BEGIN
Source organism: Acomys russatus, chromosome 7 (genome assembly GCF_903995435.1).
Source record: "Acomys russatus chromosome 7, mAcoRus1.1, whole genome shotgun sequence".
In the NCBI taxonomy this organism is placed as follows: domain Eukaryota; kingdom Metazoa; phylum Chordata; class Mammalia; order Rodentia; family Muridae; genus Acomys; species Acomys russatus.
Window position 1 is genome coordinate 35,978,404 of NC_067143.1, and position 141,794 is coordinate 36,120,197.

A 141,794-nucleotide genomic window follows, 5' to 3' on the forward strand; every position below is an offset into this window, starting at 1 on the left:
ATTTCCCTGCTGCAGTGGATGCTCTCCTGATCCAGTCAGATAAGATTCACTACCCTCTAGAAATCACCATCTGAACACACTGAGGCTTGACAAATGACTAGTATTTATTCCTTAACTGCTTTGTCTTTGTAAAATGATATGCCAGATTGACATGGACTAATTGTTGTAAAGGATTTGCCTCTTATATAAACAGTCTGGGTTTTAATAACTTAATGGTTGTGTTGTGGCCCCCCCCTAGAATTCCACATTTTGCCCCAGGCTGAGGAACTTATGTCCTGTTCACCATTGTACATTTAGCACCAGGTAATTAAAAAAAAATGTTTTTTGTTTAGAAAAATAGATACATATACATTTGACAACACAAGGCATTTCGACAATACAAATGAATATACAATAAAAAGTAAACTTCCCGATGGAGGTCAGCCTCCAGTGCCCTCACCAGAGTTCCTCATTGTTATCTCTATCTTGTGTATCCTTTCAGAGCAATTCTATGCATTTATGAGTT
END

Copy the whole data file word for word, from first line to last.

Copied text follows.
Source organism: Acomys russatus, chromosome 7 (genome assembly GCF_903995435.1).
Source record: "Acomys russatus chromosome 7, mAcoRus1.1, whole genome shotgun sequence".
In the NCBI taxonomy this organism is placed as follows: domain Eukaryota; kingdom Metazoa; phylum Chordata; class Mammalia; order Rodentia; family Muridae; genus Acomys; species Acomys russatus.
Window position 1 is genome coordinate 35,978,404 of NC_067143.1, and position 141,794 is coordinate 36,120,197.

A 141,794-nucleotide genomic window follows, 5' to 3' on the forward strand; every position below is an offset into this window, starting at 1 on the left:
ATTTCCCTGCTGCAGTGGATGCTCTCCTGATCCAGTCAGATAAGATTCACTACCCTCTAGAAATCACCATCTGAACACACTGAGGCTTGACAAATGACTAGTATTTATTCCTTAACTGCTTTGTCTTTGTAAAATGATATGCCAGATTGACATGGACTAATTGTTGTAAAGGATTTGCCTCTTATATAAACAGTCTGGGTTTTAATAACTTAATGGTTGTGTTGTGGCCCCCCCCTAGAATTCCACATTTTGCCCCAGGCTGAGGAACTTATGTCCTGTTCACCATTGTACATTTAGCACCAGGTAATTAAAAAAAAATGTTTTTTGTTTAGAAAAATAGATACATATACATTTGACAACACAAGGCATTTCGACAATACAAATGAATATACAATAAAAAGTAAACTTCCCGATGGAGGTCAGCCTCCAGTGCCCTCACCAGAGTTCCTCATTGTTATCTCTATCTTGTGTATCCTTTCAGAGCAATTCTATGCATTTATGAGTT